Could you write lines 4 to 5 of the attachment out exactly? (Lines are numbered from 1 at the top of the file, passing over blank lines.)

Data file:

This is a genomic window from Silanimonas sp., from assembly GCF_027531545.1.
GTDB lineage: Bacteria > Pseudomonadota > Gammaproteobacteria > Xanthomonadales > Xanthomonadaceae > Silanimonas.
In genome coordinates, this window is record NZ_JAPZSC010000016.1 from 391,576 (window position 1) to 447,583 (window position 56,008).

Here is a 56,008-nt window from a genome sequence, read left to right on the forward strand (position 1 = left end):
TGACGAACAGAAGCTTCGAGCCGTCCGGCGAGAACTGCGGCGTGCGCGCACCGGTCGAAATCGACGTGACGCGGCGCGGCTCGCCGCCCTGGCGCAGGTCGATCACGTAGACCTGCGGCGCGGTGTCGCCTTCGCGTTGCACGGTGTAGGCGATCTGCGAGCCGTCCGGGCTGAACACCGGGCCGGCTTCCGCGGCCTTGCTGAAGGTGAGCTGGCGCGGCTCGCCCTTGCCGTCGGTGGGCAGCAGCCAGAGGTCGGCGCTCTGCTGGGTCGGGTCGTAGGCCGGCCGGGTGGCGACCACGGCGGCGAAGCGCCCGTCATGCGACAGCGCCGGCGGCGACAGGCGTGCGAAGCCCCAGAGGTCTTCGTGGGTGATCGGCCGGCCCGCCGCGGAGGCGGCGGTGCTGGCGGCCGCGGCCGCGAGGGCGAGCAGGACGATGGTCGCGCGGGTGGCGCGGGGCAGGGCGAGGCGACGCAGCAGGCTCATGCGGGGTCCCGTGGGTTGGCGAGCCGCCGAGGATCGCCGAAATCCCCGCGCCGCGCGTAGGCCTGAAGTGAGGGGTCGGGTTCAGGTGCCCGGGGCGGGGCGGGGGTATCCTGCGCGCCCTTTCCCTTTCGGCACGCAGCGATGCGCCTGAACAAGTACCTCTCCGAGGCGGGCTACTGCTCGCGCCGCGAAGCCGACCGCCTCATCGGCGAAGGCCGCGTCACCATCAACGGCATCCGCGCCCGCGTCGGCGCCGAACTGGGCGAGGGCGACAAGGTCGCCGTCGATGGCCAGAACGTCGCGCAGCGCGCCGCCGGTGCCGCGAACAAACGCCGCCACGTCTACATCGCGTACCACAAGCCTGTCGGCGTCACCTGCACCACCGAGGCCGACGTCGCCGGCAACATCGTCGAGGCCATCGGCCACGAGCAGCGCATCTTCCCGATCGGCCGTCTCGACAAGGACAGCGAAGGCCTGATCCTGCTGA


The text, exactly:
Here is a 56,008-nt window from a genome sequence, read left to right on the forward strand (position 1 = left end):
TGACGAACAGAAGCTTCGAGCCGTCCGGCGAGAACTGCGGCGTGCGCGCACCGGTCGAAATCGACGTGACGCGGCGCGGCTCGCCGCCCTGGCGCAGGTCGATCACGTAGACCTGCGGCGCGGTGTCGCCTTCGCGTTGCACGGTGTAGGCGATCTGCGAGCCGTCCGGGCTGAACACCGGGCCGGCTTCCGCGGCCTTGCTGAAGGTGAGCTGGCGCGGCTCGCCCTTGCCGTCGGTGGGCAGCAGCCAGAGGTCGGCGCTCTGCTGGGTCGGGTCGTAGGCCGGCCGGGTGGCGACCACGGCGGCGAAGCGCCCGTCATGCGACAGCGCCGGCGGCGACAGGCGTGCGAAGCCCCAGAGGTCTTCGTGGGTGATCGGCCGGCCCGCCGCGGAGGCGGCGGTGCTGGCGGCCGCGGCCGCGAGGGCGAGCAGGACGATGGTCGCGCGGGTGGCGCGGGGCAGGGCGAGGCGACGCAGCAGGCTCATGCGGGGTCCCGTGGGTTGGCGAGCCGCCGAGGATCGCCGAAATCCCCGCGCCGCGCGTAGGCCTGAAGTGAGGGGTCGGGTTCAGGTGCCCGGGGCGGGGCGGGGGTATCCTGCGCGCCCTTTCCCTTTCGGCACGCAGCGATGCGCCTGAACAAGTACCTCTCCGAGGCGGGCTACTGCTCGCGCCGCGAAGCCGACCGCCTCATCGGCGAAGGCCGCGTCACCATCAACGGCATCCGCGCCCGCGTCGGCGCCGAACTGGGCGAGGGCGACAAGGTCGCCGTCGATGGCCAGAACGTCGCGCAGCGCGCCGCCGGTGCCGCGAACAAACGCCGCCACGTCTACATCGCGTACCACAAGCCTGTCGGCGTCACCTGCACCACCGAGGCCGACGTCGCCGGCAACATCGTCGAGGCCATCGGCCACGAGCAGCGCATCTTCCCGATCGGCCGTCTCGACAAGGACAGCGAAGGCCTGATCCTGCTGA